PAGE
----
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Composite steel foam stops 50-caliber rounds as well as solid steel at half the weight
June 07, 2019
Source: ASM International
North Carolina State University, Raleigh, announces its researchers have demonstrated that a steel composite metal foam can stop armor-piercing 50-caliber rounds as well as conventional steel armor, even though it weighs less than half as much.
Composite metal foam (CMF) consists of hollow metallic spheres made of materials such as stainless steel or titanium that are embedded in a metallic matrix made of steel, titanium, aluminum, or another metallic alloy. This can be made by bubbling gas through molten metal to produce a frothy mixture, which can then be cooled to form a lightweight matrix and embedded with hollow metallic spheres. The result is a material much lighter than conventional metals but with comparable strength. In this study, the researchers fabricated a composite in which both the spheres and the matrix were made of steel.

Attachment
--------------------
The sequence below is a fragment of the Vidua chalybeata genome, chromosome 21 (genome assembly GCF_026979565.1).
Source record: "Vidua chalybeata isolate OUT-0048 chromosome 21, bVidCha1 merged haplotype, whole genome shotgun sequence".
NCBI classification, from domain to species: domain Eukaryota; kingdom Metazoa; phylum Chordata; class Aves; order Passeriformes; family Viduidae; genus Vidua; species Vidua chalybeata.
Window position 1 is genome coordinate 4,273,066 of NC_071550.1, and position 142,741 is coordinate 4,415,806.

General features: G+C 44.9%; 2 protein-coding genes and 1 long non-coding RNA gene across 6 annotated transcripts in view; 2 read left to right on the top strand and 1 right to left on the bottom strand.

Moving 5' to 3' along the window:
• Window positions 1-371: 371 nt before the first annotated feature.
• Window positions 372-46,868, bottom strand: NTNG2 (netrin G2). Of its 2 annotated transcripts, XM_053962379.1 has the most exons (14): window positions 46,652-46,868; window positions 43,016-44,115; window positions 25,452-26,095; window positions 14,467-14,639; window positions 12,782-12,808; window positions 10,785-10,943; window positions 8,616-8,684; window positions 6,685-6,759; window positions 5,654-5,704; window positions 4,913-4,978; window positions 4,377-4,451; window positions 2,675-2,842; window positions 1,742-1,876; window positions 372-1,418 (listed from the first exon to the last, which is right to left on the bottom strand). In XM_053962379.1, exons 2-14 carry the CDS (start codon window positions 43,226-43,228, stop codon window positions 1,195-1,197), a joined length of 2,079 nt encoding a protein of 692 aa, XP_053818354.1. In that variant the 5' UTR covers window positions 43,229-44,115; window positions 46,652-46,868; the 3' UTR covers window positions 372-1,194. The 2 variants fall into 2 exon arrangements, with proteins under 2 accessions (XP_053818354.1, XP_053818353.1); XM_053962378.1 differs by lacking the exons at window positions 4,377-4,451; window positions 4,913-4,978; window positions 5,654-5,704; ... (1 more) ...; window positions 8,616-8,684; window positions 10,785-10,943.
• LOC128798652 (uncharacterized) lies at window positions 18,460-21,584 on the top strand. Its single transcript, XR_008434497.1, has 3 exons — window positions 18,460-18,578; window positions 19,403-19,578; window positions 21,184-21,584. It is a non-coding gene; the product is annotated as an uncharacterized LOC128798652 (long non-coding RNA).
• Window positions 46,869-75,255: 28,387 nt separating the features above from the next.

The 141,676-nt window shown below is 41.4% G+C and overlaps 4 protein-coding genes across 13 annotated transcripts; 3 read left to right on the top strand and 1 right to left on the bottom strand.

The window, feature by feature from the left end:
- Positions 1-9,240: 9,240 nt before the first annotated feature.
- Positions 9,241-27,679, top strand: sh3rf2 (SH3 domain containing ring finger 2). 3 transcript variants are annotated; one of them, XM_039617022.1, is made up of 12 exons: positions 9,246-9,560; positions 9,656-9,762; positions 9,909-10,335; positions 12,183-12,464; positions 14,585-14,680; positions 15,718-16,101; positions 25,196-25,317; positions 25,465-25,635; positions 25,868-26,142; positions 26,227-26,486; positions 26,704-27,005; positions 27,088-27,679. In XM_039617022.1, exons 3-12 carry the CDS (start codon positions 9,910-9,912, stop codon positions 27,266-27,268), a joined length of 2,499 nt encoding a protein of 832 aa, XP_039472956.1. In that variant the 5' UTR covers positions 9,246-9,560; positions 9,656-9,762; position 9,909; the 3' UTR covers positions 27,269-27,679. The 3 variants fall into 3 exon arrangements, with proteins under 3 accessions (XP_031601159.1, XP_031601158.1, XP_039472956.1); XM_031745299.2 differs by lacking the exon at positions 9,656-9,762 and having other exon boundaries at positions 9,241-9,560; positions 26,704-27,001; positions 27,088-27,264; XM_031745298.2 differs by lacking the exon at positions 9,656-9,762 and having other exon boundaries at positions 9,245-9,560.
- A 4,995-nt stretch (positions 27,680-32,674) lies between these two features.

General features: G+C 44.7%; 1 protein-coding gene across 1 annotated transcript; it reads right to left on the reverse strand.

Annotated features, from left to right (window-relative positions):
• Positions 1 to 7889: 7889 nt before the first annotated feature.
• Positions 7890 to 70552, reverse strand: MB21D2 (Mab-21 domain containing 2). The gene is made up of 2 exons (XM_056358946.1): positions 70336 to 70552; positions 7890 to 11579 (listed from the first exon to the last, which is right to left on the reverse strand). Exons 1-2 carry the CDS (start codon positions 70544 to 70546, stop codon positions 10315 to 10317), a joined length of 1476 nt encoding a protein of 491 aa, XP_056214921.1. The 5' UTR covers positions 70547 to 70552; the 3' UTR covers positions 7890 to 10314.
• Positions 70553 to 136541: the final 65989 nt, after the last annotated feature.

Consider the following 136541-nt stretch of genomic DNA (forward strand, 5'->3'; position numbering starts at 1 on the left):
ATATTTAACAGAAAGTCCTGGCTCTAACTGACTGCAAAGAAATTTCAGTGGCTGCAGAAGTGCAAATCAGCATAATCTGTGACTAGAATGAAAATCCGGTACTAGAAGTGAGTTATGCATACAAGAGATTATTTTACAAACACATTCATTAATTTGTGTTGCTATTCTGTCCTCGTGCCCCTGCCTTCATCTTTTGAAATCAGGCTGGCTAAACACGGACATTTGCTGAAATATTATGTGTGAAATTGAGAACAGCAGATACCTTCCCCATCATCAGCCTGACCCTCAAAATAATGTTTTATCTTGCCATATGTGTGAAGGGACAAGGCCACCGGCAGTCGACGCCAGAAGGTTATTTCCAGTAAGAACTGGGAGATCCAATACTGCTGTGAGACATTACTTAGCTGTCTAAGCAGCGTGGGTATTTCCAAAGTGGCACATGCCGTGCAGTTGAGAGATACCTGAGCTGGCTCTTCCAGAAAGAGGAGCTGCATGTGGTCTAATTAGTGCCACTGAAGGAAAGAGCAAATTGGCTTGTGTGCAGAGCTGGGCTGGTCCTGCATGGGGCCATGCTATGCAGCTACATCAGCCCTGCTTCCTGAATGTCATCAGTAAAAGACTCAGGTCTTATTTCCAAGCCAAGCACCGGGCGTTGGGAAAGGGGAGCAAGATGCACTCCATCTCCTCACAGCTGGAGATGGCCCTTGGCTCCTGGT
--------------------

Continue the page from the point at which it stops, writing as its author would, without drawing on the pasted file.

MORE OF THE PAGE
For the study, researchers manufactured a hard armor system consisting of a ceramic faceplate, a CMF core, and a thin back plate made of aluminum. The armor was tested using 50-caliber ball and armor-piercing rounds. The rounds were fired at impact velocities from 500 up to 885 meters per second.
The CMF layer of the armor was able to absorb 72 to 75% of the kinetic energy of the ball rounds, and 68 to 78% of the kinetic energy of the armor-piercing rounds. "We could stop the bullet at a total thickness of less than an inch, while the indentation on the back was less than 8 millimeters," says Afsaneh Rabiei, a professor of mechanical and aerospace engineering at NC State.
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